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Negotiations are on with master developers to acquire a land bank. Once the first project starts rolling, the plan is to mobilise another one within a span of a few months and thus keep the pipeline active. A separate company will oversee real estate development.
“There is room for a new developer to make a mark; currently you have an Emaar, Nakheel or a Damac and then there’s a big vacuum,” said Sajan. “Where our core activity in building materials helps is on our cost of development — I foresee a 10-15 per cent cost benefit and that will be passed on to the investor.”
In fact, there is a trend now for construction companies to try their hand at development. Arabtec has just set up a property subsidiary, and contractors are also starting to take up direct equity in a project in lieu of upfront tender fees. For developers too, this is a winning hand as this ties in contractors’ interest across the duration of the project and once it is completed as well.
For its project, Danube plans to bring on board banks that can offer competitive mortgage deals to buyers. “A couple of banks are talking to us. The way we want to structure the marketing and selling of units is attain 30-40 per cent sold through the soft launch phase and then come in and put out a strong message to the market,” said Sajan.
“With future projects, we can make a move on creating more upscale properties and create an identity for the brand.”
As for its building materials division, the focus will continue to be to reduce reliance on sourcing from China.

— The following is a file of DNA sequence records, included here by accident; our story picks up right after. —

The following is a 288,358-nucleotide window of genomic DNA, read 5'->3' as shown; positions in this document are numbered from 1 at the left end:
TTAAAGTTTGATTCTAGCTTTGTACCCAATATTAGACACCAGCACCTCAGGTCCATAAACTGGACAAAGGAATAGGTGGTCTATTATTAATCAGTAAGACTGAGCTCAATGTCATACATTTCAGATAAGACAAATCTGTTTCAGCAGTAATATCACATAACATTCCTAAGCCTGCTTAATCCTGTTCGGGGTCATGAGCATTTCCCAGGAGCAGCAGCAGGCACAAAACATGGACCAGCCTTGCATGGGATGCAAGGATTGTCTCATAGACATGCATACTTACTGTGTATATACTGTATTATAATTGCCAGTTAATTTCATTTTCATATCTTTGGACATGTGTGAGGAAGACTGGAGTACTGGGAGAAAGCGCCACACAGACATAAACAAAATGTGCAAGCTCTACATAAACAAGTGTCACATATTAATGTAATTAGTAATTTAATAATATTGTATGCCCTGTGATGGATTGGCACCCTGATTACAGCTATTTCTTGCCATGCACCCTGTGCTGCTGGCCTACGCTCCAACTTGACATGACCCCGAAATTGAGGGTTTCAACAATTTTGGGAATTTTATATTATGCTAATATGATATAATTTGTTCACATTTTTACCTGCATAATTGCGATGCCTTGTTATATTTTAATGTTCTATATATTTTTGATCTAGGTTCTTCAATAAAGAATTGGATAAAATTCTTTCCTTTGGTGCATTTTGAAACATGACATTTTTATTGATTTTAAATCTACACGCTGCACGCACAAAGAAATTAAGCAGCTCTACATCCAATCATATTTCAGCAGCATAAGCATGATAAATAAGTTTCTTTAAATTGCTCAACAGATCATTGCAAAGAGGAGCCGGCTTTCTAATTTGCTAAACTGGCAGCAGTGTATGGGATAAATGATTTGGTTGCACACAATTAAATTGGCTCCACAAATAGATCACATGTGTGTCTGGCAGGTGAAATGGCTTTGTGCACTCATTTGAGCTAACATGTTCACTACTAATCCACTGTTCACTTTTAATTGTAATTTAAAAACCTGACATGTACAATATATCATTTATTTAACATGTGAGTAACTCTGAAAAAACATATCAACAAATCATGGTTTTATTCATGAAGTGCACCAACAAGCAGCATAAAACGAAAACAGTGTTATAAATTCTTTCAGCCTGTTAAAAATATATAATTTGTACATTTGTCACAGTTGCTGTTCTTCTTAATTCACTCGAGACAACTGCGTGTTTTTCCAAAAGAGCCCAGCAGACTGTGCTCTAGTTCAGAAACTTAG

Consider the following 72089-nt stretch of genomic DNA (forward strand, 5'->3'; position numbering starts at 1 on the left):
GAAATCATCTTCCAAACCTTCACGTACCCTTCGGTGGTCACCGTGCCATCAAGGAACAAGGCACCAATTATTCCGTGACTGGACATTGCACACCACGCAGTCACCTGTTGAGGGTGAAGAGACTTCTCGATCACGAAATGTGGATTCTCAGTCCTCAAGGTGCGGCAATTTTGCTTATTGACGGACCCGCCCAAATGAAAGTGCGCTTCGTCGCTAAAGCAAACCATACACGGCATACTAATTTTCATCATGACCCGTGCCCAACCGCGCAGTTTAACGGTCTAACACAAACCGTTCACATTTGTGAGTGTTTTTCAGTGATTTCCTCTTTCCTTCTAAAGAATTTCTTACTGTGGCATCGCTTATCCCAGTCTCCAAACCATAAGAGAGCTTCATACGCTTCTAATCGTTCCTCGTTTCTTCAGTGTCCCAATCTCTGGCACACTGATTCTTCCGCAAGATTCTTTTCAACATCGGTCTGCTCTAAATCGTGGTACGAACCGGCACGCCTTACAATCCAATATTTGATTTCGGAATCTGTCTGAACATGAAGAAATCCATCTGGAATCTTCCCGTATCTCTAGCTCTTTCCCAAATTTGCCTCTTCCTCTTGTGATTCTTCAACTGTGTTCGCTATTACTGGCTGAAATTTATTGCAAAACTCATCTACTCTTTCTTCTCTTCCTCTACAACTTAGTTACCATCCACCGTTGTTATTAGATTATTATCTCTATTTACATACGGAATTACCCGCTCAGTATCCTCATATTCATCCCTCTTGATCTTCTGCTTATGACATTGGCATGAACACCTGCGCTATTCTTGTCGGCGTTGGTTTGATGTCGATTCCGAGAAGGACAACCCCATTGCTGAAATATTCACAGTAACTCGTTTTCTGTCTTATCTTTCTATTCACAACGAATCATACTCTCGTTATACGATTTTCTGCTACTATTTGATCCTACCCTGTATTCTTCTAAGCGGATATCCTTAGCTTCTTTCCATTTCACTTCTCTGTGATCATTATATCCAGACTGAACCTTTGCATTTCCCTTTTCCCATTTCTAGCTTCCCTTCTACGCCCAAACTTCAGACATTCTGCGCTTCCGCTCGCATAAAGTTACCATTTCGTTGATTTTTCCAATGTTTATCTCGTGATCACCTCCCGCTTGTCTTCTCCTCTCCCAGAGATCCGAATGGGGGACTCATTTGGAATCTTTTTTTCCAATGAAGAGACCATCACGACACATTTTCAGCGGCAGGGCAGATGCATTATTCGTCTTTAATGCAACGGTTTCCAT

“It now stands at 50 per cent and what we have done is start sourcing more from factories in Spain or Greece,” he added. “Many of these are operating at minimal capacity utilisation and there are pricing gains accruing to us from placing orders with them. For wood, we are placing orders from the US, Canada and Germany.
“It does not mean we will ignore China...but we do not want to be in a situation where there is over-reliance on one source. Multi-sourcing means if a deal is not favourable, we can just walk away.”
Company will go easy on India options
The GCC will continue to provide the bulk of the revenues for Danube in the mid-term, according to its chairman. This will be through a mix of revenue generation as a building materials supplier for projects as well as through retail operations done through its own Buildmart store network.
The UAE accounted for 40 per cent of group revenues of Dh2 billion last year, while Saudi Arabia and Oman helped with 30 and 20 per cent respectively. In Saudi Arabia, its cut-and-bed steel facility will go operational this month. There is also a melamine processing facility in China.
However, one market that the group does not have plans to raise its profile is India. “There’s always been an issue with bureaucracy; under-invoicing is another problem you get confronted with a lot,” said Rizwan Sajan. “These are all hurdles in the path of getting things done there.”
This year the group is looking to generate turnover in the region of Dh2.3-Dh2.5 billion.
Source: Manoj Nair, Associate Editor, gulfnews.com